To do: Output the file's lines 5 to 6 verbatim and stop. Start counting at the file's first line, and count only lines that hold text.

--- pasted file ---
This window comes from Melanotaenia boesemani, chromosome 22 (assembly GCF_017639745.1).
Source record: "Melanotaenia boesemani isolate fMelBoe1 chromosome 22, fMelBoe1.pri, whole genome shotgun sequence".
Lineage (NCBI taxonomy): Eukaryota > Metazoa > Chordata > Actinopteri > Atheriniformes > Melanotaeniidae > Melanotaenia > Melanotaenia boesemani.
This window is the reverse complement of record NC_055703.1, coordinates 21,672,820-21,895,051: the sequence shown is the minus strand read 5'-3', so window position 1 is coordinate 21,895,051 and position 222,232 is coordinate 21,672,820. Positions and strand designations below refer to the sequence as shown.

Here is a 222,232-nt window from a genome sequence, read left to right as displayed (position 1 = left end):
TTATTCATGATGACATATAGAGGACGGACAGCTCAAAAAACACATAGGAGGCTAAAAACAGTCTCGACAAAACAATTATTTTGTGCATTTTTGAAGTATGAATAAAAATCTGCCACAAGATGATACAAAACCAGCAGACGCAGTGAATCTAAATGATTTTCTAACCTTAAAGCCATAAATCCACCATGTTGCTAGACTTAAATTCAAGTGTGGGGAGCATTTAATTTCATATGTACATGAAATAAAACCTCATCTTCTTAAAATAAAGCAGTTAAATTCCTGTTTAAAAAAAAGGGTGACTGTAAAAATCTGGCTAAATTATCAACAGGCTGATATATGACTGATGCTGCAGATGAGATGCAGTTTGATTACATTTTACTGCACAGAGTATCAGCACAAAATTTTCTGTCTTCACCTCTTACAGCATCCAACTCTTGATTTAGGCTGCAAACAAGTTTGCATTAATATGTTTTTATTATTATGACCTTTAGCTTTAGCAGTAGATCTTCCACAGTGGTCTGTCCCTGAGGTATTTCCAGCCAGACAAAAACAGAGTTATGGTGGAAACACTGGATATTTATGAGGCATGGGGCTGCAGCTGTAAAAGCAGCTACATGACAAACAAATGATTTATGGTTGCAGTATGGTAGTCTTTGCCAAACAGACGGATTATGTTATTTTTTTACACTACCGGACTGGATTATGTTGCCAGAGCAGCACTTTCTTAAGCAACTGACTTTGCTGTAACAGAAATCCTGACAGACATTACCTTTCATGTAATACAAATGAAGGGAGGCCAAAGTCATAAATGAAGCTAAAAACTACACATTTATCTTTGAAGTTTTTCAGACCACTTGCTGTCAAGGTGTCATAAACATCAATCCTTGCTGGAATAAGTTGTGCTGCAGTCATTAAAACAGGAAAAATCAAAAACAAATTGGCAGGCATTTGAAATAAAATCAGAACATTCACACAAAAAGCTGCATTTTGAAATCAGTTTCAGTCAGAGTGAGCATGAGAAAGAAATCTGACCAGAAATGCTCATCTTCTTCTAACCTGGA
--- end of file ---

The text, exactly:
Here is a 222,232-nt window from a genome sequence, read left to right as displayed (position 1 = left end):
TTATTCATGATGACATATAGAGGACGGACAGCTCAAAAAACACATAGGAGGCTAAAAACAGTCTCGACAAAACAATTATTTTGTGCATTTTTGAAGTATGAATAAAAATCTGCCACAAGATGATACAAAACCAGCAGACGCAGTGAATCTAAATGATTTTCTAACCTTAAAGCCATAAATCCACCATGTTGCTAGACTTAAATTCAAGTGTGGGGAGCATTTAATTTCATATGTACATGAAATAAAACCTCATCTTCTTAAAATAAAGCAGTTAAATTCCTGTTTAAAAAAAAGGGTGACTGTAAAAATCTGGCTAAATTATCAACAGGCTGATATATGACTGATGCTGCAGATGAGATGCAGTTTGATTACATTTTACTGCACAGAGTATCAGCACAAAATTTTCTGTCTTCACCTCTTACAGCATCCAACTCTTGATTTAGGCTGCAAACAAGTTTGCATTAATATGTTTTTATTATTATGACCTTTAGCTTTAGCAGTAGATCTTCCACAGTGGTCTGTCCCTGAGGTATTTCCAGCCAGACAAAAACAGAGTTATGGTGGAAACACTGGATATTTATGAGGCATGGGGCTGCAGCTGTAAAAGCAGCTACATGACAAACAAATGATTTATGGTTGCAGTATGGTAGTCTTTGCCAAACAGACGGATTATGTTATTTTTTTACACTACCGGACTGGATTATGTTGCCAGAGCAGCACTTTCTTAAGCAACTGACTTTGCTGTAACAGAAATCCTGACAGACATTACCTTTCATGTAATACAAATGAAGGGAGGCCAAAGTCATAAATGAAGCTAAAAACTACACATTTATCTTTGAAGTTTTTCAGACCACTTGCTGTCAAGGTGTCATAAACATCAATCCTTGCTGGAATAAGTTGTGCTGCAGTCATTAAAACAGGAAAAATCAAAAACAAATTGGCAGGCATTTGAAATAAAATCAGAACATTCACACAAAAAGCTGCATTTTGAAATCAGTTTCAGTCAGAGTGAGCATGAGAAAGAAATCTGACCAGAAATGCTCATCTTCTTCTAACCTGGA